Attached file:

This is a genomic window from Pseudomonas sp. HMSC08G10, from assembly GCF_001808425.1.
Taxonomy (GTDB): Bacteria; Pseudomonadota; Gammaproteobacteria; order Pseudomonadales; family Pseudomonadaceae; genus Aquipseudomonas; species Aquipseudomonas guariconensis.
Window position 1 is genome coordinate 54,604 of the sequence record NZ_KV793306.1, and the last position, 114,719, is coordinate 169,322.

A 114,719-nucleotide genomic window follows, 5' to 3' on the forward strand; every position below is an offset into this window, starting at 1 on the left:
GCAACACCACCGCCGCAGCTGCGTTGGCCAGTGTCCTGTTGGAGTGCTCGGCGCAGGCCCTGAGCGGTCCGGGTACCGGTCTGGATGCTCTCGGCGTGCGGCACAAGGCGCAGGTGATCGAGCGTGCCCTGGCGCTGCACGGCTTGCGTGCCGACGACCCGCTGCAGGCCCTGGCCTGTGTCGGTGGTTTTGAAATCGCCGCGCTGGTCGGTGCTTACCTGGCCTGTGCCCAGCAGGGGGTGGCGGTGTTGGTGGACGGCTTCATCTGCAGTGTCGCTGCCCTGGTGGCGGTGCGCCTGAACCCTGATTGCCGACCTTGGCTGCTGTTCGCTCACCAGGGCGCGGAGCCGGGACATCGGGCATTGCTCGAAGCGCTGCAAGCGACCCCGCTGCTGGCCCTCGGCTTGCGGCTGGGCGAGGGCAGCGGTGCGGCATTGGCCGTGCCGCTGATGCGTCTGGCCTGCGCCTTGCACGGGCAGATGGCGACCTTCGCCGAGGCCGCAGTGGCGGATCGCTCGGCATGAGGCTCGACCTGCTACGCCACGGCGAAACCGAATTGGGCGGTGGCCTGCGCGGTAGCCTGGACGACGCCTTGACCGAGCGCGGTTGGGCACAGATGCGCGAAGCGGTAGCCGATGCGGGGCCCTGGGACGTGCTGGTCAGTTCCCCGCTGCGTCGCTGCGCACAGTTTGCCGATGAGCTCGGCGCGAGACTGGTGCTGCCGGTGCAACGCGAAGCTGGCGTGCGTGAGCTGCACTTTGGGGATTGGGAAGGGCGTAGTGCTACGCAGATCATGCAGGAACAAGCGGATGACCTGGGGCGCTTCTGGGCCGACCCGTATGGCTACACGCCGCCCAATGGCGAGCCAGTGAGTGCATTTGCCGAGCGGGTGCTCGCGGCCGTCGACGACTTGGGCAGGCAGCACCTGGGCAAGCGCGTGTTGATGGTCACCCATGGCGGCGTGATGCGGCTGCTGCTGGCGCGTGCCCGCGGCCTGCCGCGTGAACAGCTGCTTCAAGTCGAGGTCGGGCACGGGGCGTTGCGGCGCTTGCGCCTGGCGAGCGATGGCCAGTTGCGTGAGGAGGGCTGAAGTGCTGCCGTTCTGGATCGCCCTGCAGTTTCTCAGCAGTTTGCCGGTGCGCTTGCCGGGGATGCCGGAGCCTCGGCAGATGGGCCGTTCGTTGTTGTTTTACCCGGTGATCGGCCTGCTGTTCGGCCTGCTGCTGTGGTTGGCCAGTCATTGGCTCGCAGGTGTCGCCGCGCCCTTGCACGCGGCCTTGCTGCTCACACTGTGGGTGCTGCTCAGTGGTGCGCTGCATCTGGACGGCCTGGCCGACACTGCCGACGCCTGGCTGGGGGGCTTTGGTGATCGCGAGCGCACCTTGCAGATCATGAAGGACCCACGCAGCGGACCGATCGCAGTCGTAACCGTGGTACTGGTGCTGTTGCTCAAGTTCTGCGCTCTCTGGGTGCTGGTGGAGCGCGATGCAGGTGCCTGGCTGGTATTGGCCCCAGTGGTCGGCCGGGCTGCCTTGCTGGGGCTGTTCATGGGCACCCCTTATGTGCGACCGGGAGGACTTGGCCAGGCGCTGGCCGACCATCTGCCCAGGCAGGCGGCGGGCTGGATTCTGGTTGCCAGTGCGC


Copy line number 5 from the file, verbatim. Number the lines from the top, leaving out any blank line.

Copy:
GCAACACCACCGCCGCAGCTGCGTTGGCCAGTGTCCTGTTGGAGTGCTCGGCGCAGGCCCTGAGCGGTCCGGGTACCGGTCTGGATGCTCTCGGCGTGCGGCACAAGGCGCAGGTGATCGAGCGTGCCCTGGCGCTGCACGGCTTGCGTGCCGACGACCCGCTGCAGGCCCTGGCCTGTGTCGGTGGTTTTGAAATCGCCGCGCTGGTCGGTGCTTACCTGGCCTGTGCCCAGCAGGGGGTGGCGGTGTTGGTGGACGGCTTCATCTGCAGTGTCGCTGCCCTGGTGGCGGTGCGCCTGAACCCTGATTGCCGACCTTGGCTGCTGTTCGCTCACCAGGGCGCGGAGCCGGGACATCGGGCATTGCTCGAAGCGCTGCAAGCGACCCCGCTGCTGGCCCTCGGCTTGCGGCTGGGCGAGGGCAGCGGTGCGGCATTGGCCGTGCCGCTGATGCGTCTGGCCTGCGCCTTGCACGGGCAGATGGCGACCTTCGCCGAGGCCGCAGTGGCGGATCGCTCGGCATGAGGCTCGACCTGCTACGCCACGGCGAAACCGAATTGGGCGGTGGCCTGCGCGGTAGCCTGGACGACGCCTTGACCGAGCGCGGTTGGGCACAGATGCGCGAAGCGGTAGCCGATGCGGGGCCCTGGGACGTGCTGGTCAGTTCCCCGCTGCGTCGCTGCGCACAGTTTGCCGATGAGCTCGGCGCGAGACTGGTGCTGCCGGTGCAACGCGAAGCTGGCGTGCGTGAGCTGCACTTTGGGGATTGGGAAGGGCGTAGTGCTACGCAGATCATGCAGGAACAAGCGGATGACCTGGGGCGCTTCTGGGCCGACCCGTATGGCTACACGCCGCCCAATGGCGAGCCAGTGAGTGCATTTGCCGAGCGGGTGCTCGCGGCCGTCGACGACTTGGGCAGGCAGCACCTGGGCAAGCGCGTGTTGATGGTCACCCATGGCGGCGTGATGCGGCTGCTGCTGGCGCGTGCCCGCGGCCTGCCGCGTGAACAGCTGCTTCAAGTCGAGGTCGGGCACGGGGCGTTGCGGCGCTTGCGCCTGGCGAGCGATGGCCAGTTGCGTGAGGAGGGCTGAAGTGCTGCCGTTCTGGATCGCCCTGCAGTTTCTCAGCAGTTTGCCGGTGCGCTTGCCGGGGATGCCGGAGCCTCGGCAGATGGGCCGTTCGTTGTTGTTTTACCCGGTGATCGGCCTGCTGTTCGGCCTGCTGCTGTGGTTGGCCAGTCATTGGCTCGCAGGTGTCGCCGCGCCCTTGCACGCGGCCTTGCTGCTCACACTGTGGGTGCTGCTCAGTGGTGCGCTGCATCTGGACGGCCTGGCCGACACTGCCGACGCCTGGCTGGGGGGCTTTGGTGATCGCGAGCGCACCTTGCAGATCATGAAGGACCCACGCAGCGGACCGATCGCAGTCGTAACCGTGGTACTGGTGCTGTTGCTCAAGTTCTGCGCTCTCTGGGTGCTGGTGGAGCGCGATGCAGGTGCCTGGCTGGTATTGGCCCCAGTGGTCGGCCGGGCTGCCTTGCTGGGGCTGTTCATGGGCACCCCTTATGTGCGACCGGGAGGACTTGGCCAGGCGCTGGCCGACCATCTGCCCAGGCAGGCGGCGGGCTGGATTCTGGTTGCCAGTGCGC